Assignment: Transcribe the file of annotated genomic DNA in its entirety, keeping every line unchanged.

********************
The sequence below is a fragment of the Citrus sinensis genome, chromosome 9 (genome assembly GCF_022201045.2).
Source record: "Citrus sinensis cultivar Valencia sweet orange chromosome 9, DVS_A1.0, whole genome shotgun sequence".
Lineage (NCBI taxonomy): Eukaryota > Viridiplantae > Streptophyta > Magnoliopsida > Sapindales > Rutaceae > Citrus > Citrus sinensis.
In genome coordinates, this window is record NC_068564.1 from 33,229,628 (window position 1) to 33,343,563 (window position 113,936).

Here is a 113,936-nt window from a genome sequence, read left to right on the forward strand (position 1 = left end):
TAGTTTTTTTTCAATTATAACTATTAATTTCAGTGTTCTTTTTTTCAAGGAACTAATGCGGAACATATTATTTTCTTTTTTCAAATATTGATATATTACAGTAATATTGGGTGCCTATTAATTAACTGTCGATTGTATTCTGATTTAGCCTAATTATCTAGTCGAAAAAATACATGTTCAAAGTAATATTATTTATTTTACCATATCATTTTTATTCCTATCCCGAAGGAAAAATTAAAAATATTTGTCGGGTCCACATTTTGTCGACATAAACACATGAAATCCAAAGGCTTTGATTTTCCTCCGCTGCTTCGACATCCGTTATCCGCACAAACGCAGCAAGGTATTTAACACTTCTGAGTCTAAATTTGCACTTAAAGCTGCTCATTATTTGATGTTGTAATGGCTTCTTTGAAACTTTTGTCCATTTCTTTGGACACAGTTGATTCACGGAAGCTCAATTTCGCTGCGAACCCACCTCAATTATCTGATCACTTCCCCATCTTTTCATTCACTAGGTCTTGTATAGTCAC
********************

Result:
The sequence below is a fragment of the Citrus sinensis genome, chromosome 9 (genome assembly GCF_022201045.2).
Source record: "Citrus sinensis cultivar Valencia sweet orange chromosome 9, DVS_A1.0, whole genome shotgun sequence".
Lineage (NCBI taxonomy): Eukaryota > Viridiplantae > Streptophyta > Magnoliopsida > Sapindales > Rutaceae > Citrus > Citrus sinensis.
In genome coordinates, this window is record NC_068564.1 from 33,229,628 (window position 1) to 33,343,563 (window position 113,936).

Here is a 113,936-nt window from a genome sequence, read left to right on the forward strand (position 1 = left end):
TAGTTTTTTTTCAATTATAACTATTAATTTCAGTGTTCTTTTTTTCAAGGAACTAATGCGGAACATATTATTTTCTTTTTTCAAATATTGATATATTACAGTAATATTGGGTGCCTATTAATTAACTGTCGATTGTATTCTGATTTAGCCTAATTATCTAGTCGAAAAAATACATGTTCAAAGTAATATTATTTATTTTACCATATCATTTTTATTCCTATCCCGAAGGAAAAATTAAAAATATTTGTCGGGTCCACATTTTGTCGACATAAACACATGAAATCCAAAGGCTTTGATTTTCCTCCGCTGCTTCGACATCCGTTATCCGCACAAACGCAGCAAGGTATTTAACACTTCTGAGTCTAAATTTGCACTTAAAGCTGCTCATTATTTGATGTTGTAATGGCTTCTTTGAAACTTTTGTCCATTTCTTTGGACACAGTTGATTCACGGAAGCTCAATTTCGCTGCGAACCCACCTCAATTATCTGATCACTTCCCCATCTTTTCATTCACTAGGTCTTGTATAGTCAC